Several months ago we got a mysterious message from Mr. Stapers' younger brother, 23, saying that their mother had been committed to a mental institution, and their little sister was now in a "youth house" (a pleasant welfare-state euphemism for "orphanage"). Apparently, Young Mr. had gone to visit his mother and sister one day only to find that they weren't home. Nobody knew where they were or how long they'd been gone. After about a week, Young Mr. finally learned of their whereabouts from the sister's teacher. This is Disturbing Detail #1: the teacher knew about the committals before any of the family. Young Mr. went to visit the sister in the orphanage right away, but was not permitted to see his mother, "on doctor's orders." In fact, D.D. #2: no one was allowed to see the mother for months or know anything of her condition or why she had been committed in the first place. When Young Mr. was finally able to see her, D.D. #3: she couldn't remember anything that had happened to her from the time she was taken by the state until Young Mr. was allowed to see her. Apparently, nobody will tell him why the mother and sister were seized by the state, and why they continue to keep them. The mother does have a history of alcoholism, and it's plausible that she's experiencing problems because of it. However, if this was the case, then it would be reasonable to assume that her doctors would simply tell this to the family. Or if it's some other condition that makes her committal legitimate, then why all the mystery and refusal to allow family visits? Why was there no hearing? Why was the family not informed of her committal? Why was Young Mr. not allowed to see her for months, and why is there now a gaping hole in her memory? Nothing about this situation seems right.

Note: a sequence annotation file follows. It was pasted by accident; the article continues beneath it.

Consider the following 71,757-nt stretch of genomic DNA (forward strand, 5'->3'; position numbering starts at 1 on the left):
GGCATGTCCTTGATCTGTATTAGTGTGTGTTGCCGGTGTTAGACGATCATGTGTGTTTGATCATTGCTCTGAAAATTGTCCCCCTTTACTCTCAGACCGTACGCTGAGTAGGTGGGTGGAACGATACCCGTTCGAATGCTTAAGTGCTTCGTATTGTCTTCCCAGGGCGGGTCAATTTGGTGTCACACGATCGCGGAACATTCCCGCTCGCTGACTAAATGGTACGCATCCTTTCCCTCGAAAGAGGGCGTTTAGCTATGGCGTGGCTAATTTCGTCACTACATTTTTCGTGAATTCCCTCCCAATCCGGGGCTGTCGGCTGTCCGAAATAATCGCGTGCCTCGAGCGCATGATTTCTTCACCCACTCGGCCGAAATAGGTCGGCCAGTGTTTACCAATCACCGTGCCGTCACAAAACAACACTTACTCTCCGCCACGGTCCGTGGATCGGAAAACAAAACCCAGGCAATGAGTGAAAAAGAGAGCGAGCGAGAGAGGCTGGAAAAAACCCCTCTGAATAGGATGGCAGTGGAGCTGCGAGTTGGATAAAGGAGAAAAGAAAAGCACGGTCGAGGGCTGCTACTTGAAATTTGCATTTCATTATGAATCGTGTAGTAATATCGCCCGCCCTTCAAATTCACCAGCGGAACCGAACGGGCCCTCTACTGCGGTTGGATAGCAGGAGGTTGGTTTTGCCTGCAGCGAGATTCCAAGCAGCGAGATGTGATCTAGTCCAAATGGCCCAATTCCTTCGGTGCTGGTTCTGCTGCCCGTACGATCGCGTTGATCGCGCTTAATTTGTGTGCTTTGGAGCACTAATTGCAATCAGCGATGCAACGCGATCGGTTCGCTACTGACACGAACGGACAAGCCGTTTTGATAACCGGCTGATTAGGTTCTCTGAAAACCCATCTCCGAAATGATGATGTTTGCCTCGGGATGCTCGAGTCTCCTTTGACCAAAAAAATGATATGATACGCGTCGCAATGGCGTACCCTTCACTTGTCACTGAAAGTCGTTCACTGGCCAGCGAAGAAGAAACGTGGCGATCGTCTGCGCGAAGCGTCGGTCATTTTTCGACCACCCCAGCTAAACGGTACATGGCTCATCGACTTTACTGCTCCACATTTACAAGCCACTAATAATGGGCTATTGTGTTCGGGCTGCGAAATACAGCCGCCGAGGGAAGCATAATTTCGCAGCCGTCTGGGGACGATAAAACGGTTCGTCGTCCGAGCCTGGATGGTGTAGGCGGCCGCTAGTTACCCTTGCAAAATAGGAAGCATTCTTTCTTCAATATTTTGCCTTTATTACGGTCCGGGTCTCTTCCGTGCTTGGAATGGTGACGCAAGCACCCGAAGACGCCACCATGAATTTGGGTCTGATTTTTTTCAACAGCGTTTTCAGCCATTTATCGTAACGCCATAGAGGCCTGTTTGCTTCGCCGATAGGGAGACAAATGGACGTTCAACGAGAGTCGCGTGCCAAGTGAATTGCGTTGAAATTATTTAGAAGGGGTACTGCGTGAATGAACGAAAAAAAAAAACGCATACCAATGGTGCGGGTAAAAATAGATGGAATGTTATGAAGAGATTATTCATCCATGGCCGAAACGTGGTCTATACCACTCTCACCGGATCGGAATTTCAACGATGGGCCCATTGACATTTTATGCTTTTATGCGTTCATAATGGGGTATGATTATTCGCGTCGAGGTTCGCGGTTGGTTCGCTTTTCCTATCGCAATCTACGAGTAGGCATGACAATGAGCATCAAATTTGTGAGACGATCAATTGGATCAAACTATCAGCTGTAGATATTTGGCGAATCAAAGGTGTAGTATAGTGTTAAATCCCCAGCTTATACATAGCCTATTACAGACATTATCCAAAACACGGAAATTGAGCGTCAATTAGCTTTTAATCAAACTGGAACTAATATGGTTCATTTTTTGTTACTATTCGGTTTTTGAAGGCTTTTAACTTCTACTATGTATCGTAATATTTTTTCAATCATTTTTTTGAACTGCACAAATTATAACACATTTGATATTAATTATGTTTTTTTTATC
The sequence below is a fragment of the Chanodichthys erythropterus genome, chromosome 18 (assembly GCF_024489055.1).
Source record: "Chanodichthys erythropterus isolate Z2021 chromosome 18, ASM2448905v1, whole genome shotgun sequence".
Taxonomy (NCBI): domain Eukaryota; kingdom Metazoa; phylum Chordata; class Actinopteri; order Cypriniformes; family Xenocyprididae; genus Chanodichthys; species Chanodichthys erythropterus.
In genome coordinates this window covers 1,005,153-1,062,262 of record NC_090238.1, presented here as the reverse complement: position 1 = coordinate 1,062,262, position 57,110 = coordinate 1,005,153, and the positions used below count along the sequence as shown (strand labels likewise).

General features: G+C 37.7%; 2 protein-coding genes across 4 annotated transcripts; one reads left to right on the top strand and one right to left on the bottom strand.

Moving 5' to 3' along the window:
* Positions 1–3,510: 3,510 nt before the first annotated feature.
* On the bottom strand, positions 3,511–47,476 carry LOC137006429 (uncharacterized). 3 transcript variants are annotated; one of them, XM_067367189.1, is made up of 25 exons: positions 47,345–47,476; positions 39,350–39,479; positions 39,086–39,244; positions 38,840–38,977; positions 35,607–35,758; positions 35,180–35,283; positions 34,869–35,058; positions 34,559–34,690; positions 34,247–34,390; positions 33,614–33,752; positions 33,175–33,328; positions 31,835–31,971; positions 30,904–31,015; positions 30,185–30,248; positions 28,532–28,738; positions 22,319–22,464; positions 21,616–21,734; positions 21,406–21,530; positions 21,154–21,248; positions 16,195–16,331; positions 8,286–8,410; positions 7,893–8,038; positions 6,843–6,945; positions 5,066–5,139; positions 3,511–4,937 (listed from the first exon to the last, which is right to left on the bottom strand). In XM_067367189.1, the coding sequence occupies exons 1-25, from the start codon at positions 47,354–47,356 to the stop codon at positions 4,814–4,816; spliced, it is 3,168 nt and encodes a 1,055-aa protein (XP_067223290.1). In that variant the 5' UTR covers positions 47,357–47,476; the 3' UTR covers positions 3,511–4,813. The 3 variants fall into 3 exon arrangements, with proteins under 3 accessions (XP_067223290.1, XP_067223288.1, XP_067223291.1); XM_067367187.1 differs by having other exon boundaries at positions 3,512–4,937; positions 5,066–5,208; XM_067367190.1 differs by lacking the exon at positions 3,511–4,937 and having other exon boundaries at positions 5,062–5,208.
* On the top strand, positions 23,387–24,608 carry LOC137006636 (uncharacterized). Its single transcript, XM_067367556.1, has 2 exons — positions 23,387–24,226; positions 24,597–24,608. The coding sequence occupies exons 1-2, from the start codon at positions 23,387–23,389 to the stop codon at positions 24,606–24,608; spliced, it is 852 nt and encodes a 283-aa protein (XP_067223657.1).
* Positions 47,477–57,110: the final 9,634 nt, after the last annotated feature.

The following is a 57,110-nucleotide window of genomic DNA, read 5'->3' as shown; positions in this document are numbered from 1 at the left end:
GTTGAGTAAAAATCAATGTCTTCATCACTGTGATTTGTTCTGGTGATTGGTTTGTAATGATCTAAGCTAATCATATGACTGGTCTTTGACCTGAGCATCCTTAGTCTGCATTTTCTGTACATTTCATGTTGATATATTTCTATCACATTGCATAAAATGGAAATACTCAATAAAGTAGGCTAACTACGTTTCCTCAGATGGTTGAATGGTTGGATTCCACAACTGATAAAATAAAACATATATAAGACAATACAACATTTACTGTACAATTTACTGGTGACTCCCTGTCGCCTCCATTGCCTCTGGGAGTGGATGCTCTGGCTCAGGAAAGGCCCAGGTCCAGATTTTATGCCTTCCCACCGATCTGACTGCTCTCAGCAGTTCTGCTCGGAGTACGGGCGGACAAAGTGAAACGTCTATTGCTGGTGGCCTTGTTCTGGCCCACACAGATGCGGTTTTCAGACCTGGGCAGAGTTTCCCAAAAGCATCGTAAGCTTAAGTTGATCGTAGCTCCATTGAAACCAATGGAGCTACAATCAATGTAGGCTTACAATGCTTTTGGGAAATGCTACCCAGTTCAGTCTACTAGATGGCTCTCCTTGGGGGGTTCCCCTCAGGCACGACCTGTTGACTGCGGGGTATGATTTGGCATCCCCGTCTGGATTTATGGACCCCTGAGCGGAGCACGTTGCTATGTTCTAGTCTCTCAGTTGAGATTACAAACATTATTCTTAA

I'm trying to find out what more there is to this story, but am frustrated by an annoying trait peculiar to Finns: they are reticent (and patient) in the extreme. If this was my mother, I'd have been screaming and throwing stuff and demanding to know what's going on. Finns, on the other hand, calmly wait for the information. They ask little and wait long. I'm not saying patience is a bad thing, nor silence. But there's a time and a place for those things, and a time and a place to make a gigantic ruckus over something and to me this is one of those times and places. But it's not my fight, and we just have to make use of the information as it (slowly) becomes available.